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The Riddle of the WorldA Reconsideration of Schopenhauer's Philosophy$
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Barbara Hannan

Print publication date: 2009

Print ISBN-13: 9780195378948

Published to Oxford Scholarship Online: May 2009

DOI: 10.1093/acprof:oso/9780195378948.001.0001

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Schopenhauer’s Anti-Kantian Account of Morality

Schopenhauer’s Anti-Kantian Account of Morality

Chapter:
(p.71) chapter three Schopenhauer’s Anti-Kantian Account of Morality
Source:
The Riddle of the World
Author(s):

Barbara Hannan (Contributor Webpage)

Publisher:
Oxford University Press
DOI:10.1093/acprof:oso/9780195378948.003.0003

This chapter gives an overview of Kant's ethical theory, including both its appealing features and its problematic points. It notes that the following possess intuitive appeal: (1) Kant's notion that the maxim of a moral act must be universalizable; (2) Kant's insistence that rational beings are worthy of respect because they can overcome (at least some of) their desires and inclinations and act out of a sense of duty. It is argued, however, that Kant's theory of human psychology is unrealistic; reason alone cannot motivate action without any admixture of desire or inclination. The idea of a “categorical imperative” is criticized as unfounded and nonsensical, and it is argued that all imperatives are necessarily hypothetical. Kant's remarks condemning suicide are compared with Schopenhauer's; both are criticized. Schopenhauer's ethics of compassion is defended. Wittgenstein's views on ethics, and his “saying”/“showing” distinction, are discussed, and it is argued that these views have Schopenhauerian roots.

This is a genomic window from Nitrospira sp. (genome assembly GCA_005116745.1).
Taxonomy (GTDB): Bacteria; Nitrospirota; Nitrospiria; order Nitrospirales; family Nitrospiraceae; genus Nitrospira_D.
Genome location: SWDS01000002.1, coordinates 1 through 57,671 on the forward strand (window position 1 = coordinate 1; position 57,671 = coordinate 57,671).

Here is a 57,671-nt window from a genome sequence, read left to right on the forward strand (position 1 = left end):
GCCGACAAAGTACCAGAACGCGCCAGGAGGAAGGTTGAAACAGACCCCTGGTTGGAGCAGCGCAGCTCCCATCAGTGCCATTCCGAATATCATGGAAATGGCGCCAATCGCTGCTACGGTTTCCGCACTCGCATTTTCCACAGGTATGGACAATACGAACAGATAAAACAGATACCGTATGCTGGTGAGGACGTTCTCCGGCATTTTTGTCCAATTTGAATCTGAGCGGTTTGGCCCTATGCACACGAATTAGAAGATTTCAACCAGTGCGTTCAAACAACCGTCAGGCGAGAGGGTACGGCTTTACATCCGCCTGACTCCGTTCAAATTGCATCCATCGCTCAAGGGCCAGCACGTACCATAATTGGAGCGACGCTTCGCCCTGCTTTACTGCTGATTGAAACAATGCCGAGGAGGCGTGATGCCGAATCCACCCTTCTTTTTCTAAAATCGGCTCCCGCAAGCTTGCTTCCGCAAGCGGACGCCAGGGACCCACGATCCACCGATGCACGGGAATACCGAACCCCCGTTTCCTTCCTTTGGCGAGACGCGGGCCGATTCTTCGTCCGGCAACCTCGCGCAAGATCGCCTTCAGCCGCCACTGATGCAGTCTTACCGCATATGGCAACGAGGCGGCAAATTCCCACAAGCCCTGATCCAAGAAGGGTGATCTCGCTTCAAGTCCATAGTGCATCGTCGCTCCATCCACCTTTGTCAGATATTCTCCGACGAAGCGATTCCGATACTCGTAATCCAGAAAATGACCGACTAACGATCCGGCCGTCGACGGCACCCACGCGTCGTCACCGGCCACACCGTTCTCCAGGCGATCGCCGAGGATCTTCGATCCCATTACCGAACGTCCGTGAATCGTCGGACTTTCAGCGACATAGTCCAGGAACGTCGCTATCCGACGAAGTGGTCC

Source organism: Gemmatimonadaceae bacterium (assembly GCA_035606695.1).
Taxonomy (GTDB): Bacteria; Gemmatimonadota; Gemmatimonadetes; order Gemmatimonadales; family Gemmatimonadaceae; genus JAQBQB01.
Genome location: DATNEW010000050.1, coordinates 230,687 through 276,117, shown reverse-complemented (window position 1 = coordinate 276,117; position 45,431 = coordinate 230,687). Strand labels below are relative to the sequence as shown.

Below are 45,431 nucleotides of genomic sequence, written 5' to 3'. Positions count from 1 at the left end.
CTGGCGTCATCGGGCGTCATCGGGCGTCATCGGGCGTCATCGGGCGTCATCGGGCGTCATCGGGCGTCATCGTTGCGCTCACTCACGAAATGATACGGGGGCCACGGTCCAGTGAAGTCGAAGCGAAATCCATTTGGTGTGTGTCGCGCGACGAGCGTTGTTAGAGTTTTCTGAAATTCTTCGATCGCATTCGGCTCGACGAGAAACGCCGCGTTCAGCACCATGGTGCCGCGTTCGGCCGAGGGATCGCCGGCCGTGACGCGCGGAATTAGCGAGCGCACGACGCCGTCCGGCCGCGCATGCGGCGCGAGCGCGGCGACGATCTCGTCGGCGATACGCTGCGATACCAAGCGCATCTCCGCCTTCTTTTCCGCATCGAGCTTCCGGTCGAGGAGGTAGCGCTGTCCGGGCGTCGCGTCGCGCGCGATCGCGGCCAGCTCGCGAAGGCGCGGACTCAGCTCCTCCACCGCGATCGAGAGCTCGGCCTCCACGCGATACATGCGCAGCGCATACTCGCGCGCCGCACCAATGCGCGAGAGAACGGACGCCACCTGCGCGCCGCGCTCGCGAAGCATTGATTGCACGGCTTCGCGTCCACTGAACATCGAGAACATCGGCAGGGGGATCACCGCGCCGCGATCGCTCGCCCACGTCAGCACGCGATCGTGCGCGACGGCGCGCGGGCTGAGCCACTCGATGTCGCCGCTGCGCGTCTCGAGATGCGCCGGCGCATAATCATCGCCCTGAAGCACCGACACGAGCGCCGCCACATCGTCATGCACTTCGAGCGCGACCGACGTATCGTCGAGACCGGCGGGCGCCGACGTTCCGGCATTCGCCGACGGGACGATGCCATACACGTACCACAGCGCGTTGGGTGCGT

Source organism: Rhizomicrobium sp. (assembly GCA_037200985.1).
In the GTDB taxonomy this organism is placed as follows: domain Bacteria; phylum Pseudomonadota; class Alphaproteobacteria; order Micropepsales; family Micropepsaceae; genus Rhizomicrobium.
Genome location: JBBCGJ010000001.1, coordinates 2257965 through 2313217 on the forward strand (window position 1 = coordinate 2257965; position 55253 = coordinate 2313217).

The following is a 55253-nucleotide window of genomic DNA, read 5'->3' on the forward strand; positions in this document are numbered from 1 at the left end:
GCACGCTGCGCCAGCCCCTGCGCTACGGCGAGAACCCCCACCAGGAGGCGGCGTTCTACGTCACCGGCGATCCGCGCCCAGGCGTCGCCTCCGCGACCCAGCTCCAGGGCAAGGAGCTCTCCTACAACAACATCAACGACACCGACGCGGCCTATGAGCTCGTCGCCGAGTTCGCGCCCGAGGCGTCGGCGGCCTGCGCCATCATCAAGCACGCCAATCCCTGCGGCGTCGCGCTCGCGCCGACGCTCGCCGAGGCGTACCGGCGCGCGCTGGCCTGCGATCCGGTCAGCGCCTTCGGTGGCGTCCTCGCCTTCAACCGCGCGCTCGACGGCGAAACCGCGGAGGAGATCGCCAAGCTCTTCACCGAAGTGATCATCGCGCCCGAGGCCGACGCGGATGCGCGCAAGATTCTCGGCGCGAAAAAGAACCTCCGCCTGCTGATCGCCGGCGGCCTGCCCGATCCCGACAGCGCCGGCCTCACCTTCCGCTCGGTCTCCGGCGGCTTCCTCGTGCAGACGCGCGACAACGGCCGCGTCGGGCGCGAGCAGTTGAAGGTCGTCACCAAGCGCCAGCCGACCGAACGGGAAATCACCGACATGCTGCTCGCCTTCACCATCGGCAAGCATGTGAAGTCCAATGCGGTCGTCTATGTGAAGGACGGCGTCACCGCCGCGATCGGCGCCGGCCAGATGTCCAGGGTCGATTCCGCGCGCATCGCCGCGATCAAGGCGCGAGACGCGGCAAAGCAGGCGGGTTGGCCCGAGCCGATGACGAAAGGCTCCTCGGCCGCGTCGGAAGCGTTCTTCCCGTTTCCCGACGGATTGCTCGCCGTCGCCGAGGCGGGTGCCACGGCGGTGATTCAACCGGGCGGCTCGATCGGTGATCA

Keywords:   categorical imperative, compassion, duty, hypothetical imperative, inclination, maxim, motivation, saying/showing, suicide, universalizability

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